St. Patrick’s Day is this Sunday, March 17th. How will you be celebrating? How about a Guinness-spiked chocolate truffle? Did I mention it’s rolled in crushed pretzels? Or candied bacon?
This weekend on the show “Beeroness” Jackie Dodd discusses baking with beer. Stout, it seems, is the most common pairing for chocolate and with the Irish holiday on the horizon, why not create a Guinness-spiked dessert? That’s exactly what the Beeroness does with her Stout Truffles Rolled in Pretzels or Bacon. If you’re a craft beer junkie (who isn’t?!) Jackie suggests substituting North Coast Brewing’s Old Rasputin Imperial Stout in lieu of Guinness.
You can find more beer soaked recipes (Smoky Chocolate Porter Ice Cream with Beer Candied Bacon anyone???) on Jackie’s blog. Keep an eye out for her cookbook which is due out this Fall. Hear Evan’s conversation with Jackie below and keep reading for Jackie’s recipe for Stout Truffles…
Stout Truffles Rolled in Pretzels or Bacon
1 cup stout beer
8oz (225 g) good quality chocolate 60% cocoa
For the coating:
8oz (225 g) good quality chocolate (from a shiny bar, this means it has previously been tempered) can be milk, dark or white chocolate
Crushed pretzels, cocoa powder, coconut shavings, chopped nuts, chopped bacon, etc.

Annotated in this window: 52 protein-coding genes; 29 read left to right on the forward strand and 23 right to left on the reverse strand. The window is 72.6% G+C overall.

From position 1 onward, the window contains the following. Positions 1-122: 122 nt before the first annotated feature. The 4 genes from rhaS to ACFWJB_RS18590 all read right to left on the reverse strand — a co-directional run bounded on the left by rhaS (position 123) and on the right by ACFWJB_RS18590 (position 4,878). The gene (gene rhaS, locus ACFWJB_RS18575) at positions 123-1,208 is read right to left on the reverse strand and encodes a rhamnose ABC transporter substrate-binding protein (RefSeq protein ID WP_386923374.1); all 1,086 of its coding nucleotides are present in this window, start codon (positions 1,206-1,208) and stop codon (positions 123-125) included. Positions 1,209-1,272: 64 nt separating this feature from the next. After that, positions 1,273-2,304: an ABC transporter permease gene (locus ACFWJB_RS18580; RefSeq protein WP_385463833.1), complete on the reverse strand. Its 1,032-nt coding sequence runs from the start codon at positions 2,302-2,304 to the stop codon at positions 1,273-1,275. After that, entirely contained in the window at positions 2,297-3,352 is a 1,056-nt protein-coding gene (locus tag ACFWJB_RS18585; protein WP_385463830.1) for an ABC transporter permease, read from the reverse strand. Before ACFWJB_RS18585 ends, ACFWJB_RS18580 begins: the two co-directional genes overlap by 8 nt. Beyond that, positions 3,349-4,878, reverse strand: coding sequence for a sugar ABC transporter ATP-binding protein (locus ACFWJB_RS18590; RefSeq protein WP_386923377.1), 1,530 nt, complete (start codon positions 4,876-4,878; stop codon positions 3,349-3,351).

1 tsp good quality coarse sea salt (I used Himalayan Pink Salt)
1. Add the beer to a pot over high heat. Reduce by half (about 1/2 cup remaining), stirring frequently. Remove from heat, add 8 ounces of chocolate, stir until smooth and melted. Allow to cool to room temperature. Cover and refrigerate until set, about 2 hours.
2. Use a melon baller to scoop out a small amount of chocolate. Roll into a ball with your hands, add to a plate and chill for 20 minutes to an hour.
3. For the coating you can either roll the truffles in a topping (pretzels, crushed bacon, coconut, etc.) or you can temper chocolate to give a smooth chocolate shell with a nice snap when bitten into. To temper chocolate for the coating: Chop the good quality chocolate into small pieces. Add about half of it to the top of a double boiler over medium heat (If you don’t have a double boiler, place a glass or metal bowl over a pot of simmering water making sure the bottom of the bowl does not touch the water).
4. Stir until the chocolate reaches 115 for dark chocolate, 110 for milk or white chocolate. Remove from heat. Stir continuously, adding a bit of the reserved chocolate at a time until the chocolate reaches 90 degrees (88 for milk or white chocolate). Stir, stir, stir like crazy.
5. Add the chocolate truffle balls, roll around with a fork until coated. Remove truffles from chocolate and place on parchment paper, sprinkle with a small amount of sea salt. Chill until ready to serve.
6. To coat the truffles in a topping, rather than tempered chocolate, place the desired topping (bacon, crushed pretzels, coconut) in a small bowl add the chocolate truffle and turn until coated. Chill until ready to serve.